Almost a year after the horrific Christmas Eve fire that wiped out her family after claiming the lives of her three children and parents, Madonna Badger says she still talks to the little girls when she closes her eyes at night.
"I've seen my children in my dreams," the devastated mom told Matt Lauer during a heartbreaking interview on Thursday's episode of TODAY. "When I pray, I see my children. Lily came to me very early on and said, 'Don't worry, Mommy, I'm right there in your heart and I love you.'
"Once when I was having a level 10, the worst sort of crisis, (where it) feels like blood is coming out of my eyes, Sarah came to me in the mirror and she said, 'Mommy, there's nothing to be afraid of. Everything is going to be OK.'"
As RadarOnline.com previously reported, a blaze sparked by yule log embers in the century-old Connecticut house killed Lily, 10; her 7-year-old twin sisters Sarah and Grace; and their grandparents Lomer Johnson and Pauline Johnson. All of the victims died from smoke inhalation, except for Lomer, who fell through the roof during a heroic effort to rescue his granddaughters.
Rather than being a comfort though, Badger admitted that the vivid visions of her children troubled her at first and made her think she was going crazy. "Honestly, I thought I was delusional. I thought I was a little nuts," she confessed.
What finally made her believe the visions were real was the book Proof of Heaven, by Dr. Eben Alexander, which as RadarOnline.com has previously revealed, details the formerly skeptical neurosurgeon's near-death experience while in a coma and makes a strong case for existence of the afterlife.
In the immediate aftermath of the deadly fire, Badger admits that it was a struggle to go on - she even attempted suicide - and felt immense guilt whenever she smiled or felt an ounce of happiness.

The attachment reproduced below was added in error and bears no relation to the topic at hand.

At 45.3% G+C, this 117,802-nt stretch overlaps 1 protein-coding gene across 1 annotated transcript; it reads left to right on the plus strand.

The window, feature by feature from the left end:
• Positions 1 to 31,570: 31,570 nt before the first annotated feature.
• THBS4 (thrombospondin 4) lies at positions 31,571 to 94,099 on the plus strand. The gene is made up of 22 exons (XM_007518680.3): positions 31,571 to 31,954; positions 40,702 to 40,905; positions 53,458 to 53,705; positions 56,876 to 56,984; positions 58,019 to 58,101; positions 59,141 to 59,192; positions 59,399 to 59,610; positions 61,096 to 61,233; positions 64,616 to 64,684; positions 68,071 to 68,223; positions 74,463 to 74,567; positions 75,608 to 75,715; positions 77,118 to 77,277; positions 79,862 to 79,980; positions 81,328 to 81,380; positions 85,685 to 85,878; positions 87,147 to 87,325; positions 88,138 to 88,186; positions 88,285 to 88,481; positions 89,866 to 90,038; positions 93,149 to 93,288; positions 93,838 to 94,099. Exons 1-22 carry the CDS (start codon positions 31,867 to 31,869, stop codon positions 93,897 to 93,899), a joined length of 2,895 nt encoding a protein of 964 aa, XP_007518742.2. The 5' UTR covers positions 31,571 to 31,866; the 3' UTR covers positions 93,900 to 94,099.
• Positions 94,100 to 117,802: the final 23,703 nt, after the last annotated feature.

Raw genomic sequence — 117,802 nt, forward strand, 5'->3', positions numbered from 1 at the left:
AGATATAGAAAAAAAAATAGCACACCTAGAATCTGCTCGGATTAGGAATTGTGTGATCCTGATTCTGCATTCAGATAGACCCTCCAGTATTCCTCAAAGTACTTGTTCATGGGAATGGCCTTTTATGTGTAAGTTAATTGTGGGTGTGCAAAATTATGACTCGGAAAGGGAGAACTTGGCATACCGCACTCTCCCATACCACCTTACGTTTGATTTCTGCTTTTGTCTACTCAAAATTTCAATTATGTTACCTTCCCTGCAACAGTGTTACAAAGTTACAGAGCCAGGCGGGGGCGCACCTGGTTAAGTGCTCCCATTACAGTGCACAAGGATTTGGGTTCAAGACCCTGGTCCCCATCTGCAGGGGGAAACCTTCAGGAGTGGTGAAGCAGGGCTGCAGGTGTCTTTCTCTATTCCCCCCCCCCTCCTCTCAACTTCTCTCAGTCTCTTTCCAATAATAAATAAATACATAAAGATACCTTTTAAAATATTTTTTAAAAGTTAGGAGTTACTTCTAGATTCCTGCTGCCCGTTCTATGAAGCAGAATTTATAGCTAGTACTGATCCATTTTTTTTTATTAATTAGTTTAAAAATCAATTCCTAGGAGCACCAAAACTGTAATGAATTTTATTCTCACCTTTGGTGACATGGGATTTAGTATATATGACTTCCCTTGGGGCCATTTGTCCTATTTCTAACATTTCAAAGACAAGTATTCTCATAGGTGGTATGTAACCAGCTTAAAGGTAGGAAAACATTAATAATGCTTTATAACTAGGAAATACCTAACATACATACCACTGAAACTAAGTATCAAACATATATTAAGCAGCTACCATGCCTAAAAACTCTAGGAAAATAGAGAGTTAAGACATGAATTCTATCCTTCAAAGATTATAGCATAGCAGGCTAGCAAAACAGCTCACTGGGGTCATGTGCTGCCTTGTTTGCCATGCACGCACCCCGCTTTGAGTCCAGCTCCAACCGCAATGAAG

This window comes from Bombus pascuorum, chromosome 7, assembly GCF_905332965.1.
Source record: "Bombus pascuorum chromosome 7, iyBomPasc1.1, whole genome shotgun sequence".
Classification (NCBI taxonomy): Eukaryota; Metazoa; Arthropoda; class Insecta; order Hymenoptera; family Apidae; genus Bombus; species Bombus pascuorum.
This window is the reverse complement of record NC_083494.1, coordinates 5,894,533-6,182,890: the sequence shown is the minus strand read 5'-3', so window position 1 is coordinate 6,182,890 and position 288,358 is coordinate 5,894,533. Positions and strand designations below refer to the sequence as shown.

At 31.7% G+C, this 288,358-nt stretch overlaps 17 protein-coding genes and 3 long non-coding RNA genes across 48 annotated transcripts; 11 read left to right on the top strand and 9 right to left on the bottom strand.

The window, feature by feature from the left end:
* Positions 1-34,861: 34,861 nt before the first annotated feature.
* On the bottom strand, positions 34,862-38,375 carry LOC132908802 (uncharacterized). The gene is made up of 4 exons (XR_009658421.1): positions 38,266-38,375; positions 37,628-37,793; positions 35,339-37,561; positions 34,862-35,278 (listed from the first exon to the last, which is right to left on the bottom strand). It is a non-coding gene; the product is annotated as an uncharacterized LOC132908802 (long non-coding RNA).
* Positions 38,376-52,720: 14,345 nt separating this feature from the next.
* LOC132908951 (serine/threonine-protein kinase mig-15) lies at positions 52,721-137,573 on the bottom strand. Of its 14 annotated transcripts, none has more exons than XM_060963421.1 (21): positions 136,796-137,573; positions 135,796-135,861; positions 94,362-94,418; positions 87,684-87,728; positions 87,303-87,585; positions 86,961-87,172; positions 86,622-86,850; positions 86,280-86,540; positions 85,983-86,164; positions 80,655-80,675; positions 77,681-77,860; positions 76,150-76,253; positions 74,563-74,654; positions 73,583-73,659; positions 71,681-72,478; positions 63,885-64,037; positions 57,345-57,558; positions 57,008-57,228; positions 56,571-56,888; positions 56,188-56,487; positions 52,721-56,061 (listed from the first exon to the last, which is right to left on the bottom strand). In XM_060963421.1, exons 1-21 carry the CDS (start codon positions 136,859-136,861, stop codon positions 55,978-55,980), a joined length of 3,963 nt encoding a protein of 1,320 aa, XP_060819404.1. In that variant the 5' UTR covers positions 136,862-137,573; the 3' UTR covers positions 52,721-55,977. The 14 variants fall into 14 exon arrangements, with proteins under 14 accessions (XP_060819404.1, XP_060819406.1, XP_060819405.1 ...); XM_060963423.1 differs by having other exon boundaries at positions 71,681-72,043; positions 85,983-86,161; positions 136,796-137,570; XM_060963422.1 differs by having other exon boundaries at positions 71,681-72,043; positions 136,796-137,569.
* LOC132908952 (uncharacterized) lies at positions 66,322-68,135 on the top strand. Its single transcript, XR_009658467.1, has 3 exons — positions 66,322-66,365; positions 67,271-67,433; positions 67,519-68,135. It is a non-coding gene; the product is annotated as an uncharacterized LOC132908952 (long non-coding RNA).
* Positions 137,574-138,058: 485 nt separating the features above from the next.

"I'm shocked that I'm doing OK, but I’m doing really well,'' she told Lauer, as the anniversary of the devastating incident approaches. "I don't feel that way (anymore). I mostly don't feel that way because when I do feel happy, when I do feel joyful, it's when I kind of feel the presence of my children and my mom and dad the most."
While her immediate family was lost in the fire, a large network of extended family and friends has been there to help her deal with the tragedy. A group of more than 100 people, some holding a huge sign of support for Badger with numerous signatures on it, was gathered in Rockefeller Plaza on Thursday.
Seeking a change of scenery to distance herself from the disaster, Badger is currently living in Little Rock, Arkansas, where she said she is surrounded by warmth and support. "These people have showered me with so much love and given me hope," said the fashion executive. "I never felt judged. I always felt like they were there for me through a million cards and texts and emails and dropping into my house."
Unable to avoid the holiday season completely while in the U.S., Badger said that she is planning to create a "Santa Claus-free zone" in Thailand at an orphanage for young girls and take them toys that previously belonged to her children.
"Every day is hard – Christmas Day, the first birthdays, Mother's Day, Easter," she said. "I'm going to pray and meditate and be with my kids and love them and do the very best I can."
As previously reported, Madonna's ex-husband Matthew Badger also expressed the depths of his grief following the fire in a recent interview with New York Magazine, where he confessed that he not only contemplated taking his own life but also killing Madonna and her contractor boyfriend Michael Borcina, whom he holds responsible for the blaze.
"I thought that it was perfectly normal," Badger said about her ex-husband's controversial comments. "I would've felt the same way. I don't judge Matthew's grief. I don't judge the journey that he's on, and in fact I'm incredibly proud of him for what he's done with the Lily Sarah Grace Fund."
Madonna Badger Breaks Her Silence About Blaze That Killed Her Family